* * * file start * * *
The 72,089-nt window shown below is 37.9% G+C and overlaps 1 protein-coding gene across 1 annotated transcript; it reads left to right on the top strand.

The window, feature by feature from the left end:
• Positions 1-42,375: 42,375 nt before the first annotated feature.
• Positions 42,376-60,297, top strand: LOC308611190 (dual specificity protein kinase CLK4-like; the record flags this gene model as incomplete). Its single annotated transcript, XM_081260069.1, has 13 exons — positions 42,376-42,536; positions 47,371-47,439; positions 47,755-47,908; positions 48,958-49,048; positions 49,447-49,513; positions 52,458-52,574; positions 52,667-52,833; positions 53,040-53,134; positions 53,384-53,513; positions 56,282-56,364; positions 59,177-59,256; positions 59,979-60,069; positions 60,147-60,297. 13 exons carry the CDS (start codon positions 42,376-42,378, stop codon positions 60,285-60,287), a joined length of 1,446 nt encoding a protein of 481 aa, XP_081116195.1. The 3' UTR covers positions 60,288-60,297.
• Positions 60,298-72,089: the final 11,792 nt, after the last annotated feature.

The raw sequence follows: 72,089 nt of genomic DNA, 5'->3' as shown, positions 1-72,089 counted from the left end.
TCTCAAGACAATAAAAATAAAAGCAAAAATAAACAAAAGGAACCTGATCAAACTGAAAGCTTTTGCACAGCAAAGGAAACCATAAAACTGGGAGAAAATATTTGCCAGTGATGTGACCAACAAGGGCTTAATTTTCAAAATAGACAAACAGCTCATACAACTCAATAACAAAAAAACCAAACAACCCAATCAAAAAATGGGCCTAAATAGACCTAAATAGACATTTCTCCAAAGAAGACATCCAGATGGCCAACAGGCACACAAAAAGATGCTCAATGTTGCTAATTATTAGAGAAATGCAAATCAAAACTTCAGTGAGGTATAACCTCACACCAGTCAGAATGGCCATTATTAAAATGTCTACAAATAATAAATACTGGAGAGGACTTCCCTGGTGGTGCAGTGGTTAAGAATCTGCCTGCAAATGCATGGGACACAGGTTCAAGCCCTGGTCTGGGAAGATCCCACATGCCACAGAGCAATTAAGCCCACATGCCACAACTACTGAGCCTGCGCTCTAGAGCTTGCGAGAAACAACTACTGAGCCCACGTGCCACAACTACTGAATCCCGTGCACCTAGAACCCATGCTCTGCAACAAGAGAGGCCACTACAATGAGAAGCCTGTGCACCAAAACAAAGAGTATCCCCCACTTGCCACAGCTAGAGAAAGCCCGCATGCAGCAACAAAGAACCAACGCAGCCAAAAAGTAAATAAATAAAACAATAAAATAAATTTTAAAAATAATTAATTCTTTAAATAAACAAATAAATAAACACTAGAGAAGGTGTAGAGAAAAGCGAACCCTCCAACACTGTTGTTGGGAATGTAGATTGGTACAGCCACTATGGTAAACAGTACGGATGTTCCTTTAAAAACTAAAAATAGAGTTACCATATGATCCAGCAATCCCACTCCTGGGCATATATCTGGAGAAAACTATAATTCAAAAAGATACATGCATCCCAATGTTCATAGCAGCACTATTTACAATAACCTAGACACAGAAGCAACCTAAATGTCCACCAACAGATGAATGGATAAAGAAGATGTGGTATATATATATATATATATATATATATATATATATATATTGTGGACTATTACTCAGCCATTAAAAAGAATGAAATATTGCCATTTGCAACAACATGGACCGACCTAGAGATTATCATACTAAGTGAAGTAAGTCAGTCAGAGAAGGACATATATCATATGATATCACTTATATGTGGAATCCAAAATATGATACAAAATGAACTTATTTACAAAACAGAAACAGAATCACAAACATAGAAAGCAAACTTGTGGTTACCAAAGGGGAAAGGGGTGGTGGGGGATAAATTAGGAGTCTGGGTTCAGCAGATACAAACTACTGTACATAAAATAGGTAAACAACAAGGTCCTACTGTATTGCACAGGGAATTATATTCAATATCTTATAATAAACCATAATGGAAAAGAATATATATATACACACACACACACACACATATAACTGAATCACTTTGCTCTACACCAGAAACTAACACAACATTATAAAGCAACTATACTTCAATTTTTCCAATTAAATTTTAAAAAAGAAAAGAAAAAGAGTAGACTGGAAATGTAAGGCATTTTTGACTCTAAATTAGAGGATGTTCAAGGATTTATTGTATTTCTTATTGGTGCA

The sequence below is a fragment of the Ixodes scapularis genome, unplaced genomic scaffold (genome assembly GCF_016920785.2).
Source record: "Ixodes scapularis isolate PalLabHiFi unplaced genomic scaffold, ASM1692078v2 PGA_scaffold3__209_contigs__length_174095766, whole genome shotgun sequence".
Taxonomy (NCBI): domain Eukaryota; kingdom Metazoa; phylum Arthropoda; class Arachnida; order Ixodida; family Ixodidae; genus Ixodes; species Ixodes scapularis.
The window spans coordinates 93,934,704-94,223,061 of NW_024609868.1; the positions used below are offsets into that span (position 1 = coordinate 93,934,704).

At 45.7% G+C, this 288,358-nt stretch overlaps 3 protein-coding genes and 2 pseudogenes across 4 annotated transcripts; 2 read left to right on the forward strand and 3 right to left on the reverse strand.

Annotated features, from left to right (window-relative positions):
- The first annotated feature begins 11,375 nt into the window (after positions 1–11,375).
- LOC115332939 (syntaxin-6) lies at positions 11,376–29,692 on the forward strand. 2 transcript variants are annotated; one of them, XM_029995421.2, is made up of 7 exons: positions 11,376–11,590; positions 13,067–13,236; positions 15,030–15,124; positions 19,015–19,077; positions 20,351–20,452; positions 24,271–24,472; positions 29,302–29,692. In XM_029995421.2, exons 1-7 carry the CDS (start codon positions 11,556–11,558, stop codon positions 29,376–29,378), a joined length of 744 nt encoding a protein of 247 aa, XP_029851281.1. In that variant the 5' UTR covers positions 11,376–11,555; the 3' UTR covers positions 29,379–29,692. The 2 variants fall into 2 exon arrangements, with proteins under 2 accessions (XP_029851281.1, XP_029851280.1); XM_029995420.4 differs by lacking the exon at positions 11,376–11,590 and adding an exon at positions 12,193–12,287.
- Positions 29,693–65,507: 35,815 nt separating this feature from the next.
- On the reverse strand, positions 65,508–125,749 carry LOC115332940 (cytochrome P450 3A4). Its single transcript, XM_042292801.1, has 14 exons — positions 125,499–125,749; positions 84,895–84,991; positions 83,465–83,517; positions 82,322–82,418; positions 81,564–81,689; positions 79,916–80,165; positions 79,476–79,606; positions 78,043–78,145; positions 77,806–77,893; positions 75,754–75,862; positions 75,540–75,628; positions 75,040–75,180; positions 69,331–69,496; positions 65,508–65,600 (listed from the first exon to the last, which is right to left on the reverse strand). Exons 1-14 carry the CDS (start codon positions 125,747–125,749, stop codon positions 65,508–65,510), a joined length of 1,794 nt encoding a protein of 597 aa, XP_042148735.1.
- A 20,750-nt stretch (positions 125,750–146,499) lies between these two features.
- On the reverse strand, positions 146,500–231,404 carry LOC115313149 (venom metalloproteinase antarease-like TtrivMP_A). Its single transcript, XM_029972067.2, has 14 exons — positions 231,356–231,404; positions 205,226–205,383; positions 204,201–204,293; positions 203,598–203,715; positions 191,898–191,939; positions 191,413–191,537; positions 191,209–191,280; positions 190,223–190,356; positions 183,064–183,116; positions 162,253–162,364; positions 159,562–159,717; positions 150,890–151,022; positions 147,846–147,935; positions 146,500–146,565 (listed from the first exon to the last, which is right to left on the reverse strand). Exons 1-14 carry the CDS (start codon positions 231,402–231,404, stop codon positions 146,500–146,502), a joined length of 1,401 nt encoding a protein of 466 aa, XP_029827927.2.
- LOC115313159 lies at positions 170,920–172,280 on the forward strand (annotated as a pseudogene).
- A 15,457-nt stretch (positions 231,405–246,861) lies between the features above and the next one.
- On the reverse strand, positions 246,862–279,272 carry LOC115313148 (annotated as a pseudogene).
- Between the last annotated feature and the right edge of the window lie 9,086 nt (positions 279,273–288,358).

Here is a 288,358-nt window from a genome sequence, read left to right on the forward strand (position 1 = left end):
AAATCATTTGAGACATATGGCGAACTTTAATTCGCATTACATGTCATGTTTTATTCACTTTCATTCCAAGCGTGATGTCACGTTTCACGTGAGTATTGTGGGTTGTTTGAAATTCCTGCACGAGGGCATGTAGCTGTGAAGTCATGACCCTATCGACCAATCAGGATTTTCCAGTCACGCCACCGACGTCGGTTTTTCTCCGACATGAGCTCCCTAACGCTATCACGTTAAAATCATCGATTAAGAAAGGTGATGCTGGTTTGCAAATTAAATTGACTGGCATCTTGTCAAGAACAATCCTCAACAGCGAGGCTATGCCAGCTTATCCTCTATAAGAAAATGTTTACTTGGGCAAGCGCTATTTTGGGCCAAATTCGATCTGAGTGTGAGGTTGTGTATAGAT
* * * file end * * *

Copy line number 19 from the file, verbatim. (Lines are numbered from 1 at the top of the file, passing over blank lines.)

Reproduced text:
- On the reverse strand, positions 146,500–231,404 carry LOC115313149 (venom metalloproteinase antarease-like TtrivMP_A). Its single transcript, XM_029972067.2, has 14 exons — positions 231,356–231,404; positions 205,226–205,383; positions 204,201–204,293; positions 203,598–203,715; positions 191,898–191,939; positions 191,413–191,537; positions 191,209–191,280; positions 190,223–190,356; positions 183,064–183,116; positions 162,253–162,364; positions 159,562–159,717; positions 150,890–151,022; positions 147,846–147,935; positions 146,500–146,565 (listed from the first exon to the last, which is right to left on the reverse strand). Exons 1-14 carry the CDS (start codon positions 231,402–231,404, stop codon positions 146,500–146,502), a joined length of 1,401 nt encoding a protein of 466 aa, XP_029827927.2.